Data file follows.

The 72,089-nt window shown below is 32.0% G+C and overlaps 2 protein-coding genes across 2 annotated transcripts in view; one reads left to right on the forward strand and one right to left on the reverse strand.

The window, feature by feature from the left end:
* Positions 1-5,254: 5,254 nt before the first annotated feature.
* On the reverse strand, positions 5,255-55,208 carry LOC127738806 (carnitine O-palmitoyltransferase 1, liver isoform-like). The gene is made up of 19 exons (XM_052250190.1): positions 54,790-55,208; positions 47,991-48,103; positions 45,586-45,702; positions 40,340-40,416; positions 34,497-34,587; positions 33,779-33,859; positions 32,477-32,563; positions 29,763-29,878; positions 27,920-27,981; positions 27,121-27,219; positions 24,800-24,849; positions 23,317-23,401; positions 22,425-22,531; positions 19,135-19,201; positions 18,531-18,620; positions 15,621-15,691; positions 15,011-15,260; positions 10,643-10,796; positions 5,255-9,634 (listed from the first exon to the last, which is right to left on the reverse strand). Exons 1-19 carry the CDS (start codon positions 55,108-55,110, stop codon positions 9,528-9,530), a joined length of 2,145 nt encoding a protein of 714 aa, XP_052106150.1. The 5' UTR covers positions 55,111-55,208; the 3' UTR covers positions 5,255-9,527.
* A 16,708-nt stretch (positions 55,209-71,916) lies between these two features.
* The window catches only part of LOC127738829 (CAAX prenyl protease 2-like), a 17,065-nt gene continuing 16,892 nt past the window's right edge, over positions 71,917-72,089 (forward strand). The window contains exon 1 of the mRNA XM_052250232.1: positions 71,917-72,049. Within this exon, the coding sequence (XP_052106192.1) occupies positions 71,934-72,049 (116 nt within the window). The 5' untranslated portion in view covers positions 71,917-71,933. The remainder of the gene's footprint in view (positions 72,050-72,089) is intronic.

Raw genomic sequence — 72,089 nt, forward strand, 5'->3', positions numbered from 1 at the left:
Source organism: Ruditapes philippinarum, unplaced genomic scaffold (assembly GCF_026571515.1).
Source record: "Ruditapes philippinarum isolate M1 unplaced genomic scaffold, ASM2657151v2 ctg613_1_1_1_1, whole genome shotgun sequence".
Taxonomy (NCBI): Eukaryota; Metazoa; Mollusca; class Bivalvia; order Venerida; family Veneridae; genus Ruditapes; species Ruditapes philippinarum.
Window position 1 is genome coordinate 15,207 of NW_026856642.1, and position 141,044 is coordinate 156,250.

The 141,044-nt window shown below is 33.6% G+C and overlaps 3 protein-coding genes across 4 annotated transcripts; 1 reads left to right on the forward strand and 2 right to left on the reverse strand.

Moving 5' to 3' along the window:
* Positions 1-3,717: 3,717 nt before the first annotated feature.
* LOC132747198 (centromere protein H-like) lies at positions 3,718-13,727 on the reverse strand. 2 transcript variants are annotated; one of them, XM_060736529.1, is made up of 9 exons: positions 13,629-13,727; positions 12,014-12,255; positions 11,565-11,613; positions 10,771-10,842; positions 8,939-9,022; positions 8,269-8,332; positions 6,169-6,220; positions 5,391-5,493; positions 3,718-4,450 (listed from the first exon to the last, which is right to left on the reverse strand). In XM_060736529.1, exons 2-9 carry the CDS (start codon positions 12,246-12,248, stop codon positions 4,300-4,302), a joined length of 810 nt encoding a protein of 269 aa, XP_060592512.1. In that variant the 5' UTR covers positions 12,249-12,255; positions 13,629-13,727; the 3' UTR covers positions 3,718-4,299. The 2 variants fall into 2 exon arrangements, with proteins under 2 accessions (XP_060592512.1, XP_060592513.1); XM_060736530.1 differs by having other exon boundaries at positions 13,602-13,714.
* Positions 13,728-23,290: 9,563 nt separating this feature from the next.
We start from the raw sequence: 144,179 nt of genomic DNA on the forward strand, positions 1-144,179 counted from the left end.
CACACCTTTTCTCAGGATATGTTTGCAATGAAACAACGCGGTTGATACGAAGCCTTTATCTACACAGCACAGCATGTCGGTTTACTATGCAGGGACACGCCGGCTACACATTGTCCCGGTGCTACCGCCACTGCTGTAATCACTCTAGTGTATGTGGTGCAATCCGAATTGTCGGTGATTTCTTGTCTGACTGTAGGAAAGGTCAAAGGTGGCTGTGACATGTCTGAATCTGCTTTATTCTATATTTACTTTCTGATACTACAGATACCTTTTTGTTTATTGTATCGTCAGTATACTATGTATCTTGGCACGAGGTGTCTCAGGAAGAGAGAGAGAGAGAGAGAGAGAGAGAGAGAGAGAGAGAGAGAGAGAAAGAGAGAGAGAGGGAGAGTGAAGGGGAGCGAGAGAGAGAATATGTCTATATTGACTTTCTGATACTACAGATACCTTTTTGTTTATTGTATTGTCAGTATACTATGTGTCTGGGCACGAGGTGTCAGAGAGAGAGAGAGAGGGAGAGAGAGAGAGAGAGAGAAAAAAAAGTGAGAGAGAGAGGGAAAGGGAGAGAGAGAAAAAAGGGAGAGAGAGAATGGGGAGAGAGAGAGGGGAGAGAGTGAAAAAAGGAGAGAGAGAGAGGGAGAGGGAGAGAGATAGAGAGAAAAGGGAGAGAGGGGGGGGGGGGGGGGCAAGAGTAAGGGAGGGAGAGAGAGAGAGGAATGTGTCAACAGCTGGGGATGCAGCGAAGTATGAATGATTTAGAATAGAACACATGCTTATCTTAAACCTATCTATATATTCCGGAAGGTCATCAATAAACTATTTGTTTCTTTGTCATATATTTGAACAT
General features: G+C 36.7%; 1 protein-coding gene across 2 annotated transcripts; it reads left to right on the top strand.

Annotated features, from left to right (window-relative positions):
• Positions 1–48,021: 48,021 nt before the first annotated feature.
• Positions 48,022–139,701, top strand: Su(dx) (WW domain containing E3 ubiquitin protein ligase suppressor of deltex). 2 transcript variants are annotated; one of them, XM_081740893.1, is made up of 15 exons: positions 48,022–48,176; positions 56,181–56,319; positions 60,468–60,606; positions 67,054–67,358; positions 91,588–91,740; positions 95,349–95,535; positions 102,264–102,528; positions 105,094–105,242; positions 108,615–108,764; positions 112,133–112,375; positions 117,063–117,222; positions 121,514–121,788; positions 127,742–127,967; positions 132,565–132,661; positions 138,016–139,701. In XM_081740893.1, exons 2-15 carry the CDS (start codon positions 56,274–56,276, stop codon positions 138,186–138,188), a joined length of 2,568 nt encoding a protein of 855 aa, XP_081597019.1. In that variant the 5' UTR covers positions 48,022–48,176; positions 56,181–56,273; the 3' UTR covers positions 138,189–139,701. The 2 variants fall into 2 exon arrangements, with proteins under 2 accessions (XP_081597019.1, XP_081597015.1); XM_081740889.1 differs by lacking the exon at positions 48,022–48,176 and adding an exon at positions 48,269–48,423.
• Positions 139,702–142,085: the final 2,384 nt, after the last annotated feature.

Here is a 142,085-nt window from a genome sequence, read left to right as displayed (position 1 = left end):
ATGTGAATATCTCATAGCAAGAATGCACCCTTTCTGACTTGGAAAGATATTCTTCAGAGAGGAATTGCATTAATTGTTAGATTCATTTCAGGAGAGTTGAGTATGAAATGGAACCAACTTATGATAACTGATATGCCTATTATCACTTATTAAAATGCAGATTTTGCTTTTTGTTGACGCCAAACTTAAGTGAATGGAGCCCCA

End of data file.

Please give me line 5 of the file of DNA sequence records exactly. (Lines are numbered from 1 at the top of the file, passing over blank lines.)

* A 16,708-nt stretch (positions 55,209-71,916) lies between these two features.